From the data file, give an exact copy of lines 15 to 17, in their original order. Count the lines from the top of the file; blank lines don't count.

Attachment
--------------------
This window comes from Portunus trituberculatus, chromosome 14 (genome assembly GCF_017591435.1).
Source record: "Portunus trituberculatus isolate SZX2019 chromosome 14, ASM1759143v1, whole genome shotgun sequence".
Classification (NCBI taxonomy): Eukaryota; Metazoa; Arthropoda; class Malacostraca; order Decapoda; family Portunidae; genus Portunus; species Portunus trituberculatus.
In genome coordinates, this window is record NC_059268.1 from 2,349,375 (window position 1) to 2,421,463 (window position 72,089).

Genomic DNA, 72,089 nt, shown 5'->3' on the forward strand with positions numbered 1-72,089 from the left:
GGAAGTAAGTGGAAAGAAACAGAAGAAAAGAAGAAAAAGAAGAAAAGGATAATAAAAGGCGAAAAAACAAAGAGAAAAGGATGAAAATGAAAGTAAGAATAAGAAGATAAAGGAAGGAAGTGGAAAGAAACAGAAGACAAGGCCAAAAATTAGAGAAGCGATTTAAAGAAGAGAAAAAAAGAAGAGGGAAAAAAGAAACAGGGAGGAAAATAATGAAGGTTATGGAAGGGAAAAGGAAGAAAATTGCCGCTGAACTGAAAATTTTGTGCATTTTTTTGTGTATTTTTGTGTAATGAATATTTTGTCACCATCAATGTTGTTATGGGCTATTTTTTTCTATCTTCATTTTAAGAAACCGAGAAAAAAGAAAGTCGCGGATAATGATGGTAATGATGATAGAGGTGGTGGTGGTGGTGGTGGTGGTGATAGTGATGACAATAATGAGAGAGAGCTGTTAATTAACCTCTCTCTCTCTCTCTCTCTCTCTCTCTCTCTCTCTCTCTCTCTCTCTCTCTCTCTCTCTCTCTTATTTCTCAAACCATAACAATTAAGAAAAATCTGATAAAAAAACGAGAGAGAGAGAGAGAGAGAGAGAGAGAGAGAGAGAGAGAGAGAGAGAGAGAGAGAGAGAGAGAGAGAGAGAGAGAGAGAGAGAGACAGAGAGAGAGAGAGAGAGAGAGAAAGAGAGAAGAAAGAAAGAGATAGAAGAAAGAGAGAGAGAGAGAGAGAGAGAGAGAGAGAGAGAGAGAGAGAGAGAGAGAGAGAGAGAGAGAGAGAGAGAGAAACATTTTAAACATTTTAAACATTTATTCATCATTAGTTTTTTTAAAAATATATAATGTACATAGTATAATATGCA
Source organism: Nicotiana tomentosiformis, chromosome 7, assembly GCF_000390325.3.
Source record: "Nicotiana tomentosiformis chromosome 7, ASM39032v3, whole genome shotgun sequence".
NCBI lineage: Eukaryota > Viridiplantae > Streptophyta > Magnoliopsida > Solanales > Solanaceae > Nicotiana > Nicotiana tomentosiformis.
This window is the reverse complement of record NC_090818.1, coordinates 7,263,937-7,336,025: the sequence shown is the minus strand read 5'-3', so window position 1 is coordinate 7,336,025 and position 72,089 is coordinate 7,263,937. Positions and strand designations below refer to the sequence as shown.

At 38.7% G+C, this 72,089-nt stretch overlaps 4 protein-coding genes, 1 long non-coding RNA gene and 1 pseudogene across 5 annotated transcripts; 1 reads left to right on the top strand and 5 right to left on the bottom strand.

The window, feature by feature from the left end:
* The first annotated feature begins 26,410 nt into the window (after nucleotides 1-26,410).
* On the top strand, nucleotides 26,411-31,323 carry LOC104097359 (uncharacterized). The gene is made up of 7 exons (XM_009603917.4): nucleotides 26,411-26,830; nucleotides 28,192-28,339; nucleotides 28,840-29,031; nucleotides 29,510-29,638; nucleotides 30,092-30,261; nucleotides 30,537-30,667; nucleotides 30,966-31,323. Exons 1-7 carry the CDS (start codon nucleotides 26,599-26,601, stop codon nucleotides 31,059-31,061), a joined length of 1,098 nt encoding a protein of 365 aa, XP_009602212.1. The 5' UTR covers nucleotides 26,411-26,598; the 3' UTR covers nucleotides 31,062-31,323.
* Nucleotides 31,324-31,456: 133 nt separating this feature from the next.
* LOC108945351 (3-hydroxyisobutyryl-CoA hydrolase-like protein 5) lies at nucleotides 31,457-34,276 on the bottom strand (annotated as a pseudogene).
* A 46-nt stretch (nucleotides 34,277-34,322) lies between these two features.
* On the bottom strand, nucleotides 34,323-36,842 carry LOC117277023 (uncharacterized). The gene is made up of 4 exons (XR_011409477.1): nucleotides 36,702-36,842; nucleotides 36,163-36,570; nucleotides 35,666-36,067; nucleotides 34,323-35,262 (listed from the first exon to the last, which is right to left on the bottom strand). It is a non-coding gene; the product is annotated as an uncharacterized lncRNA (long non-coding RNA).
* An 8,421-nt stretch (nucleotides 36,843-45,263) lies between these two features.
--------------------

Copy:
* Nucleotides 31,324-31,456: 133 nt separating this feature from the next.
* LOC108945351 (3-hydroxyisobutyryl-CoA hydrolase-like protein 5) lies at nucleotides 31,457-34,276 on the bottom strand (annotated as a pseudogene).
* A 46-nt stretch (nucleotides 34,277-34,322) lies between these two features.